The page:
"Acheedi! Kalaafaanu School! Varah foohivey!"
Two girls from Ghiyaasuddin School walked past us, eyeing us as though we were dirt on their shoes. Back then, I considered that as the most offensive insult I'd ever been subjected to. I find it pretty funny now. One reason is that this comment was passed during a gathering of selected students from all the primary schools in Male' to prepare for an event that, somewhat ironically, depicted the unity between the schools. But what I'm about to share with you all is anything but funny. In fact, you're going to be shocked, and I hope I won't get into too much trouble for revealing the truth.
First of all, let me define schoolism. It is the belief that there are inherent differences between schools & that certain schools are to be considered more superior than others. I invented this word by the way. The comment above that was passed to me & my schoolmates can't really be considered schoolist, but more as "competition". I mean, we're all rather fond of the schools we studied at aren't we?
It becomes a problem when the very people who're supposed to be fostering the education system in this country adopts this discrimination. Three years ago, a relative of mine who works at the British Council was invited to a seminar where high ranking officials at the Ministry of Education and several principals & supervisors of various schools were also present. She spoke to a supervisor who was also a good friend of hers and who had switched jobs from Kalaafaanu to Iskandhar School, about her new job. This certain supervisor told her that she was enjoying life at Iskandhar a lot more as the parents of students from KS were "uneducated". This relative of mine was back then, a parent of a KS student, so naturally, she was deeply offended.
This wasn't the worst though. She then spoke to a high ranking Ministry official. She was asked why the Heads of Ahmediyya School, who had done so well in the O'levels in recent years, were not invited. This was the exact response from this lady;
"They are not important."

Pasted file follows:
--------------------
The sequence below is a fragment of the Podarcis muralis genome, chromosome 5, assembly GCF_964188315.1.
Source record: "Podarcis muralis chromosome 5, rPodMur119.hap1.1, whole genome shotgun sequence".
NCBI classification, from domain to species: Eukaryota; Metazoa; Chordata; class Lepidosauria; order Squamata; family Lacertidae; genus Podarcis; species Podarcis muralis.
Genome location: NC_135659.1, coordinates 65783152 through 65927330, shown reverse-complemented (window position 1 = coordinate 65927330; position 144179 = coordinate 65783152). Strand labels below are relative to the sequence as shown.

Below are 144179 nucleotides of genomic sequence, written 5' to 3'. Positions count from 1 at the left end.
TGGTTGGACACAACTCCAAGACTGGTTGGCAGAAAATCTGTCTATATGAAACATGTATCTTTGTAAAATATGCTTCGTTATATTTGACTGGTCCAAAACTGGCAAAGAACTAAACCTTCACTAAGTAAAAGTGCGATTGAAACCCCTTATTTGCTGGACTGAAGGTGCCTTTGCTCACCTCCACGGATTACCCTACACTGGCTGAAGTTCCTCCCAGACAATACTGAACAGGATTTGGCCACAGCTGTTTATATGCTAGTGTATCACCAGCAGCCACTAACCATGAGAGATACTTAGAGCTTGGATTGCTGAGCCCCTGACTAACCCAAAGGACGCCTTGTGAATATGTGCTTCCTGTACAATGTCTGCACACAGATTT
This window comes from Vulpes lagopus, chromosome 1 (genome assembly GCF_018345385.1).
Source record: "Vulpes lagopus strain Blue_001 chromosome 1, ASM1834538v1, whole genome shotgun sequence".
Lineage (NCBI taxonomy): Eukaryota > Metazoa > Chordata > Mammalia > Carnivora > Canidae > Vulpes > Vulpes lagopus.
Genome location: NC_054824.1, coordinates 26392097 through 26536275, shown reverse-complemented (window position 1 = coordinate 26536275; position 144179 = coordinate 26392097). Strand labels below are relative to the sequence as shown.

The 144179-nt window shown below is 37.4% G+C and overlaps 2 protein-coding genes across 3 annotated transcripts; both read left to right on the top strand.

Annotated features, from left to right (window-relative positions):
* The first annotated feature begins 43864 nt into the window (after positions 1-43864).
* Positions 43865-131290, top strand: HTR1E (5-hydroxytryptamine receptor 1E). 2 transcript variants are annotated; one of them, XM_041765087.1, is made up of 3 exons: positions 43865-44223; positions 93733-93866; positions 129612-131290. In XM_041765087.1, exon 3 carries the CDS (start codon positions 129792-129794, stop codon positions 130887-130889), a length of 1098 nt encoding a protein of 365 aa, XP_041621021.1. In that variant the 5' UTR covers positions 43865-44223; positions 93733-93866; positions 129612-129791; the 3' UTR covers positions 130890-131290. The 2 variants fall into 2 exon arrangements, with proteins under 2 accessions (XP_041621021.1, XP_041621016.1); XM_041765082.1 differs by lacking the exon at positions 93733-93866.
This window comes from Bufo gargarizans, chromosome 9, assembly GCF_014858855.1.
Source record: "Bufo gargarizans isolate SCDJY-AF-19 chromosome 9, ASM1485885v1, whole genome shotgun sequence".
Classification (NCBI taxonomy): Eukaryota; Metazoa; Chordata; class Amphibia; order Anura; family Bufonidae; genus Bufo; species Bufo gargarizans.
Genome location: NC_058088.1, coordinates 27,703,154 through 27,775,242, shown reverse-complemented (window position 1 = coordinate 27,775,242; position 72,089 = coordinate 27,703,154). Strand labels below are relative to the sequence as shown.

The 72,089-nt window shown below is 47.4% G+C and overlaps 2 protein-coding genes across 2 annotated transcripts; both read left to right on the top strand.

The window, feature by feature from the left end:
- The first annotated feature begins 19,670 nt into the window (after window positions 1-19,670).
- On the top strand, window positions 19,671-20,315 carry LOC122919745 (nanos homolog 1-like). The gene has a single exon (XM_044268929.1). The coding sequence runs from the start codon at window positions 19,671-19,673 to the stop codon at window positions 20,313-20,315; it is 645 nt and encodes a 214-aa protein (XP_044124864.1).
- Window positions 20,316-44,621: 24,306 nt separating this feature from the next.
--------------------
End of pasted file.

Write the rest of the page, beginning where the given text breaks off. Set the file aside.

Now didn't that shock you? She even said this in plain English, which in my opinion, highlights her arrogance even more. Here's a hint; she used to be a principal of Ghiyaasuddin School. And it drives me mad that some of them at the Ministry are actually working to restrict educating students of certain schools. Who cares that they're a private school? Isn't it their job to ensure that every young Maldivian gets access to good education? An aunt of mine, who works at the ITE (that's a place where they train people to become teachers, for those who don't know) shares the Ministry's ideology. According to her, students of Ahmediyya are made to do lots of past paper questions during their preparation for the O'levels, and that they don't really have the "practical knowledge". I don't really understand this statement, as during the 3 years I spent at Dharumavantha, they made us do a lot of past papers too. Ask anyone who studied at Majeediyya or Ameeniya, & they'll give you the same response. Them at the Ministry, with their heads full of 'Beyfulhuness' just don't like Ahmediyya School because they train students who don't really have the same priviledged backgrounds as most of the students at government schools.
The former principal of Ahmediyya happens to be a good friend of my mother's. They spoke ocassionally, and he always told her of the difficulties faced by his students. Most of them are from islands where access to information & general knowlegde isn't as easy as in Male'. So the only way to train them is by making them focus solely on the syllabuses of the subjects that they study, and this method has recieved unjust criticism from many quarters. According to these critics, this method should be scrapped as it is not right for students to "learn everything without knowing anything". But it's the only way for students at public schools, where facilities are scarce compared to government schools, to achieve good results and pursue higher studies. So what do these critics mean? That such students should be left to rot & spend the rest of their lives trying to get half-decent jobs. I have a few friends who studied at Ahmediyya, & let me tell you that they're as good as anyone when it comes to using their brains.
During my pre-school days Ameer Ahmed School was deemed as crap. At Primary, Kalaafaanu was called crap. I suppose that it's a wonder I managed to get to Dharumavantha, one of the so-called "Great Three" schools of Maldives. Funny how poor oul' Ahmediyya manages to scrap together much better performances in the O'levels year in, year out. Darn I hate schoolism..